# High level overview when handling collision detection (or resolution) with overlapping when already touching

I'm looking for some advice on handling collision detection when you've already collided (at a high level).

Suppose we're using 32-bit floating points, but with the constraint that the entire level is in some small range (say +/- 1000.0f from the origin) and for the sake of this topic, we assume the epsilon checking is robust... at least until later on in this post.

In our imaginary world, an AABB moves along and is detected to collide with another line. This is using exact collision values, so collision resolution occurs and leaves them touching like one of these below (borrowed this from google, assume only one box B is in the image):

On the next game tick when moving, the way I do collision detection is using less/greater than equals, instead of something like less than, so the boxes in the above image will consider a collision to have occurred even if moving away from the center box.

After doing some research, someone suggested that upon a collision detection, to move it back by some small unit (0.001f) so that you leave the 'overlapping case' to only occur when you have truly collided with the line, and if you do collide then you are moved slightly back so the collision detection checks would return false if checking again. This has it's own drawbacks but that is another discussion.

Then I thought about what would happen when you want to slide along a wall. My worry is that if the body is going to slide along the wall, I will get a bounce effect on some angles if the player is facing the wall and trying to run into it while their velocity is sliding them along the wall.

Since I'm using exact collision times, then that means if I'm facing something like 0.01 degrees away from a the wall while running along it, I will have the AABB move inside the "push it out on collision detection" range and actually colliding distance, as seen in the image below:

Colors:

Blue: The player AABB

Black: The walls

Green: The resulting vector after hitting the wall

Red: Same direction as the green one, using it to make an angle comparison with the pink line

Pink: The possible direction a player could have their player facing

Now my worry is that the pink vector could be taken such that it moves the player inside that small "epsilon to push back from the wall" space (as seen by the gap between the blue and black box, not to scale of course), and then every game tick, there would be a jitter, example:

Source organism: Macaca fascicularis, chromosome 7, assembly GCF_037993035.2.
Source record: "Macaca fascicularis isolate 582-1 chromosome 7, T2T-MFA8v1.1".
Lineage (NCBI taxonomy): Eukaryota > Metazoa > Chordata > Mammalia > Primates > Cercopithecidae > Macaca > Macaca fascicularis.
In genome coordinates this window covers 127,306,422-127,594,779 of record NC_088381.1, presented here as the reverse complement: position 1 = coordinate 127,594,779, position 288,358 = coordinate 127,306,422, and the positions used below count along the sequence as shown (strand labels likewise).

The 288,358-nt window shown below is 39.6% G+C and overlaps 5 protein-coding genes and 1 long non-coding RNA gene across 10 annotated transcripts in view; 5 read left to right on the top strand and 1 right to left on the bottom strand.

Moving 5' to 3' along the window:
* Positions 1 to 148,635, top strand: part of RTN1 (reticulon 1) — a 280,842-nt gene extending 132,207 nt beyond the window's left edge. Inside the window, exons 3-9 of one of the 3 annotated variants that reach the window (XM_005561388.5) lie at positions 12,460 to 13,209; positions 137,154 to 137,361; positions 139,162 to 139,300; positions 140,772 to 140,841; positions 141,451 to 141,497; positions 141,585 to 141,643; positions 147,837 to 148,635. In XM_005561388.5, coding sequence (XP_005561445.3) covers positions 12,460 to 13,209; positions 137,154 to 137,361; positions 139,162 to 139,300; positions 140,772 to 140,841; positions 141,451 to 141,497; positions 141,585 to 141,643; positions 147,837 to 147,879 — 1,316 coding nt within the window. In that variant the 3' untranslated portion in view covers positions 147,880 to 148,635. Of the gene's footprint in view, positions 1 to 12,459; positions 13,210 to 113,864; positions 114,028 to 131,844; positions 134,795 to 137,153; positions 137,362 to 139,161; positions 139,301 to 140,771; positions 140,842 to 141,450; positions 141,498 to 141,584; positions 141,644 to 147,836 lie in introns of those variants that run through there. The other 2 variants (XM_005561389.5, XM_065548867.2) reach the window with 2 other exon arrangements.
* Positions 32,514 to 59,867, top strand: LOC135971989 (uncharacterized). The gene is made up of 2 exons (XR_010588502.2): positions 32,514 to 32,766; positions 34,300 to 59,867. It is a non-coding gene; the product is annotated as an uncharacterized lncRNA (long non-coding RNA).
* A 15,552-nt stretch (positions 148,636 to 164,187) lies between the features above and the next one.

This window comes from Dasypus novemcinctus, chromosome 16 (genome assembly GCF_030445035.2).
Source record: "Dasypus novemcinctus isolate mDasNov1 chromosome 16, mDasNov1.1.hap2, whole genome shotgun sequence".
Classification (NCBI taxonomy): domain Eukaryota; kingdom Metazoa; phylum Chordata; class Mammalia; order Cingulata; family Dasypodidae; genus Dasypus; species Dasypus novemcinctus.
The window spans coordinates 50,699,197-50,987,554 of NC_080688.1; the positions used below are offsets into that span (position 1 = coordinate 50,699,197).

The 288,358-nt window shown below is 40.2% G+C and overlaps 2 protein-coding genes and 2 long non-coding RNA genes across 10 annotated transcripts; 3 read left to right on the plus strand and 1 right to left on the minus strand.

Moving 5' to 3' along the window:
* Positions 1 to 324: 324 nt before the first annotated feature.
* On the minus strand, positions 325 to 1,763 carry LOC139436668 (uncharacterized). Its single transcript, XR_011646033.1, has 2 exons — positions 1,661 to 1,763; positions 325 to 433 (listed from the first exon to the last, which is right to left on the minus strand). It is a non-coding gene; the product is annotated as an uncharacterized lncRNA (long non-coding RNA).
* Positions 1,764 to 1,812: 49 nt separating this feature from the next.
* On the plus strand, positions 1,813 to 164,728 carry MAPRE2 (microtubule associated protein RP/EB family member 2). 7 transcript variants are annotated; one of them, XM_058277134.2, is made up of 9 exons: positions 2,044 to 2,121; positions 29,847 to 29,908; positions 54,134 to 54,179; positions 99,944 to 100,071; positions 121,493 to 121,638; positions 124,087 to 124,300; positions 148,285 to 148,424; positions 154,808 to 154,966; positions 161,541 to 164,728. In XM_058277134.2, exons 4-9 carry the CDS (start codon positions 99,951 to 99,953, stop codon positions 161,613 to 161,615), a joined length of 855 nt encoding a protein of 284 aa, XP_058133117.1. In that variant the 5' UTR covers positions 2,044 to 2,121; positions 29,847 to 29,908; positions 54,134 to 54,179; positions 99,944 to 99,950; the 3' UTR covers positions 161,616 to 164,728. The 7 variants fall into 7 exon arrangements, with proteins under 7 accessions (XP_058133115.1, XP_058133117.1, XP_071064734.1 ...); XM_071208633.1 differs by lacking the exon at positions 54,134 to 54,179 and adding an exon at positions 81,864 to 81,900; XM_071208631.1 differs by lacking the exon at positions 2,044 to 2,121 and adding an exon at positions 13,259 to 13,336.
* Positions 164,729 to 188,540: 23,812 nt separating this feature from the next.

Tick 0: Player moves inside the epsilon limit but doesn't touch the wall, so there's no collision

Tick 1: Player touches the wall, moved out by 0.001f from the wall

Tick 2: No collision but the player moves closer than 0.001f to the wall (ex: the player is 0.000042f from the wall)

Tick 3: Player touches the wall, moved out by 0.001f from the wall

... etc (basically tick n and n + 1 repeat)

I am worried about jittering happening in this case where every two ticks, the player is moved out from the wall. When I play other games, I don't notice such things happening... however there is one game I play that it stops you before hitting the wall, but if you keep running at it for a second or so then you move slightly closer... but this may or may not be a bug in that game. I'm not sure if other games do something different or somehow fudge numbers and/or account for this somehow so that no such things happen.

There are a few thoughts that I have on this:

• Maybe the small value being pushed out is so insignificant that it wouldn't be noticed when rendering? Maybe the angle to which to trigger it is so small that it's just not worth wasting time over or complicating code for it?

• Is it worth tracking "what was touching last frame" and then doing some basic math to see if the new movement vector is parallel or away from

• Maybe similar to the above but instead doing a check of all the close-by lines in the narrow-phase checks for "touching" and deciding what to do from there? Though this adds extra code and computation and I'd like to avoid that because I have a heavy focus on speed due to being CPU bound.

What do other games do? What do you do? Any thoughts or recommendations from a high level? I value simplicity of code, so the cleanest solution is best for right now.

Note that collisions don't need to be perfect (or else I would have chose a double over a float, as I want the speed from vectorization instructions), however I'd much rather do it the "right" way first rather than a wrong way that I have to throw out.

Further, the code that exists for lines/vertices/segments/sweeps all work for exact collision times; I have access to the exact time t that an AABB collides with another AABB or line segment.

Lastly, assume wall collisions are a common occurrence in the game, as this also applies to floors/ceilings, not just the walls (this is 3D, but I'm looking at this from a 2D perspective for now as moving it to 3D is not much harder).